Coping In Harsh Working Conditions

Coping In Harsh Working Conditions

Not every job takes place in a safe environment like an office in an air conditioned room with coffee available when you want. There are many jobs that present a high degree of risk both physically and psychologically. This is why jobs that take place amid high risk areas, or are situated in hash conditions with little to no support systems, many workers choose to walk rather than stay on and be promoted into a different position. In order to cope being in a harsh environment, you will need to figure out some sort of mechanism. Here are some of the things you can try:

Call Home

If you have family and friends back home, call them as often as you can and don’t be ashamed to put yourself out there emotionally with them. Having a support network is the most stable way of surviving harsh working conditions, be they in a mine or under water. The important thing is to keep the line of communication open. It’s not always easy to remember that they have a life too, outside of your weekly calls, but exercise some patience and encourage them to call and text with news as much as they can.

Eating Right

If you don’t have your health, you don’t have anything in life so make sure you are eating healthy food that will give you the necessary nutrition. Many individuals tend to eat junk food and fast food once they leave their homes because they can’t be bothered to cook proper nutritional food. Others skip the food provided by their employers and eat from outside their workplaces. For instance, if fine mining catering companies provide your meals for you and you skip, chances are you are eating things that are very bad for you while licensed caterers always get their menus analysed for nutritional value before they start serving.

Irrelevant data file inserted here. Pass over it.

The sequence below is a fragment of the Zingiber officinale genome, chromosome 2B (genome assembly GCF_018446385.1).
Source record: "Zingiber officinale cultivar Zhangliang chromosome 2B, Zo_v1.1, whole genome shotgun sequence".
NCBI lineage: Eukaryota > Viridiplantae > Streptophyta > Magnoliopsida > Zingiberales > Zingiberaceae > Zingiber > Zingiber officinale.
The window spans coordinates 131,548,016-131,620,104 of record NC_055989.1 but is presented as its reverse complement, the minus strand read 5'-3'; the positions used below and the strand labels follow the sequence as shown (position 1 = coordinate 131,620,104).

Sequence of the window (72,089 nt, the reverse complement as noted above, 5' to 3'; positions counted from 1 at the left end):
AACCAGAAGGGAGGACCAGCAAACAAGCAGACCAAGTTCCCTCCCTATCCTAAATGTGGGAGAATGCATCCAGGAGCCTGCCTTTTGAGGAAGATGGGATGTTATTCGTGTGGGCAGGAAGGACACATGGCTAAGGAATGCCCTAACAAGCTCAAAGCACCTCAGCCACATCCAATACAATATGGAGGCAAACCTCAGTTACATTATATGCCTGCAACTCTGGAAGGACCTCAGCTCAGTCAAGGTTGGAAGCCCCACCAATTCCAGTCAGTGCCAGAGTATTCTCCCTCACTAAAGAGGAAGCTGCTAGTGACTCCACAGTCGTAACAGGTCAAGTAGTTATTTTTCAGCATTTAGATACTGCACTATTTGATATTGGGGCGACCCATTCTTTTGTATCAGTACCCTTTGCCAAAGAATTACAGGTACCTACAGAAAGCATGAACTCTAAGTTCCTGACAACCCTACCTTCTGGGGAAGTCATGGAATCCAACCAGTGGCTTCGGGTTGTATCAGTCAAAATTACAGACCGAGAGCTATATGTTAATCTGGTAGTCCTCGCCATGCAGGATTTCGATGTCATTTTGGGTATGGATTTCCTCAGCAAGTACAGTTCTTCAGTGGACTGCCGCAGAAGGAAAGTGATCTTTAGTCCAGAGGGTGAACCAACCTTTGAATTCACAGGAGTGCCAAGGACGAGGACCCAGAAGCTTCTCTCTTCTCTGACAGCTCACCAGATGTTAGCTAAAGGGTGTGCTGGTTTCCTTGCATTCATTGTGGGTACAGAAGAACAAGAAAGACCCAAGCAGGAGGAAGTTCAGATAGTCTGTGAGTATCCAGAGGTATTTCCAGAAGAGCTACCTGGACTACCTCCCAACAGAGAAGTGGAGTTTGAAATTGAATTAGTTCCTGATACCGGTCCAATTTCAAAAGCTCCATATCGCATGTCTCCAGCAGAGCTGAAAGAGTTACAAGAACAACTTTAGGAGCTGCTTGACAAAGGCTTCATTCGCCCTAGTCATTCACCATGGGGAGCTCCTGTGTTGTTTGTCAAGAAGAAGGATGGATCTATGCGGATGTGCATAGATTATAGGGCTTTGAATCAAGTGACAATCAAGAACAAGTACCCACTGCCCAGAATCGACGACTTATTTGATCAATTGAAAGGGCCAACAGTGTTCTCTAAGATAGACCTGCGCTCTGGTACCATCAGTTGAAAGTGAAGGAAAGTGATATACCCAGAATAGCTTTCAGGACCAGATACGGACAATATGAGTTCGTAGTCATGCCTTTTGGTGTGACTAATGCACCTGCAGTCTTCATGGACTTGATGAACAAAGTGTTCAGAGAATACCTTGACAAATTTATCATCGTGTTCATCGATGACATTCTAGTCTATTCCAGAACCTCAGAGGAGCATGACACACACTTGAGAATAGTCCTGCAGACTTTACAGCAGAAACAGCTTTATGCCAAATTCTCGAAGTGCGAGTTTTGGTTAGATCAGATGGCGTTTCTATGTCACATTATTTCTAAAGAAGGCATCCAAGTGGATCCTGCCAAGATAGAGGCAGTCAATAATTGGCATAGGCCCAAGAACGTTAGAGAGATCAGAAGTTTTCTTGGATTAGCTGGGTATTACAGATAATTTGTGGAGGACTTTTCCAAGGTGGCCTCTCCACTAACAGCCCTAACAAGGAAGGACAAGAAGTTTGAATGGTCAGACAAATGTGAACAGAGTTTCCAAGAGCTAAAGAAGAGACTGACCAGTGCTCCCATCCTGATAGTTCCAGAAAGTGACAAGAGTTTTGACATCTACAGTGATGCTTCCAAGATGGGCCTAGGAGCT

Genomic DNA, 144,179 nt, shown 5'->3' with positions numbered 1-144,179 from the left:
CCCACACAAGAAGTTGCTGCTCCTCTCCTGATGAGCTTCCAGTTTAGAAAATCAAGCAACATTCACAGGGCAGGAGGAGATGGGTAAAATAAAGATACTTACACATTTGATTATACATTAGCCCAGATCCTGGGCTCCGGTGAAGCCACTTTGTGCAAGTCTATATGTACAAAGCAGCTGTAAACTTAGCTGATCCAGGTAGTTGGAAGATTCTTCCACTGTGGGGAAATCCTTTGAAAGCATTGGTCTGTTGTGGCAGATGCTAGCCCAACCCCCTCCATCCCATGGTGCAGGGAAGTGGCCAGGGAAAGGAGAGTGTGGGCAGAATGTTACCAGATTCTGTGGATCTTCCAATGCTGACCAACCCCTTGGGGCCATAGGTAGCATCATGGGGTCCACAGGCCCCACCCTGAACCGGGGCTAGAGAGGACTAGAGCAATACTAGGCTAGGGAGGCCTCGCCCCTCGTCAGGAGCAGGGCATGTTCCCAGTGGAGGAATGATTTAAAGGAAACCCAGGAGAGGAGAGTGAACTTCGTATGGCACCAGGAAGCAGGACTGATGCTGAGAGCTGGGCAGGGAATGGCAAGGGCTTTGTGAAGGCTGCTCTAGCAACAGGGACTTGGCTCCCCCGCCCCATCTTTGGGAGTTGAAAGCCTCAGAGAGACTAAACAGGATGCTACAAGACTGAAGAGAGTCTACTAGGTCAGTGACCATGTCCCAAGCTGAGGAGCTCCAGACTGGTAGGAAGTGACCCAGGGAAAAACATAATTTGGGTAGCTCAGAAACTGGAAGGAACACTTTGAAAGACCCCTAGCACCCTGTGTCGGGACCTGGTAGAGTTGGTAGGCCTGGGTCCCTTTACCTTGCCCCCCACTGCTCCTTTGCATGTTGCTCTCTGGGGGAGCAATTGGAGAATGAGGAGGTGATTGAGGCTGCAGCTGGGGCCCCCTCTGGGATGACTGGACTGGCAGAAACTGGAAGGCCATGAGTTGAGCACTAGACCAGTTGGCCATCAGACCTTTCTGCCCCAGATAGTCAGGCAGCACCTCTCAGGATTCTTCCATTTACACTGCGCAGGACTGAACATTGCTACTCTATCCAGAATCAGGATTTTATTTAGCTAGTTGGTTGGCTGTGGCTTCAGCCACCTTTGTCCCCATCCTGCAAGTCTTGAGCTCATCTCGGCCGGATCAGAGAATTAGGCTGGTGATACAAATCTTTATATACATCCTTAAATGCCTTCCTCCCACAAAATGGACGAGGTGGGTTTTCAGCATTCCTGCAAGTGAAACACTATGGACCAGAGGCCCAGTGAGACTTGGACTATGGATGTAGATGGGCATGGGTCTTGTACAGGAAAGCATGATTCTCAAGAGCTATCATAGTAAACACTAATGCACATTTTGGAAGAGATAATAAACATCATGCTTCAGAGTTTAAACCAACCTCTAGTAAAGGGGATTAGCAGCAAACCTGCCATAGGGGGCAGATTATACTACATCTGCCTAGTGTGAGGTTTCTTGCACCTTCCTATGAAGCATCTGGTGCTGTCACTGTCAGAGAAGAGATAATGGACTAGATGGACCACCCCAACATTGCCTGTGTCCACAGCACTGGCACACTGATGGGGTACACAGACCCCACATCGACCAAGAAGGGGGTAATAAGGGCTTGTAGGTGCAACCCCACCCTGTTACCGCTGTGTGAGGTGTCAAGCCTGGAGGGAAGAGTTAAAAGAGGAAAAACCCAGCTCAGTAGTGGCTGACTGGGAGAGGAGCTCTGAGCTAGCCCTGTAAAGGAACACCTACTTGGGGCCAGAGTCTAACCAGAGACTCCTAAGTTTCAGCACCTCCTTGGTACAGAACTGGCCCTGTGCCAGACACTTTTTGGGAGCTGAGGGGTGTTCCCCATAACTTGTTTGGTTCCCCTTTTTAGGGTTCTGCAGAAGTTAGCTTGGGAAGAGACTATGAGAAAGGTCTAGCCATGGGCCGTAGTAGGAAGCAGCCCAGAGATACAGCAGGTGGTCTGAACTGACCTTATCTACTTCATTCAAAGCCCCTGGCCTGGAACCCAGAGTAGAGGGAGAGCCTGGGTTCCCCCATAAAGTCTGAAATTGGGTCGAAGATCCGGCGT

Take Part

Don’t be the loner in the corner; if you see a bunch of people playing cards, go ask if you can join in. If there are parties happening, ask someone to dance. It doesn’t matter whether you look cool or not doing it. The point is to make friends and connections wherever you are that will allow you to shoulder the burden of working alone together. Remote camp services usually have programmes specifically designed to benefit those who work far away from their homes such as miners.

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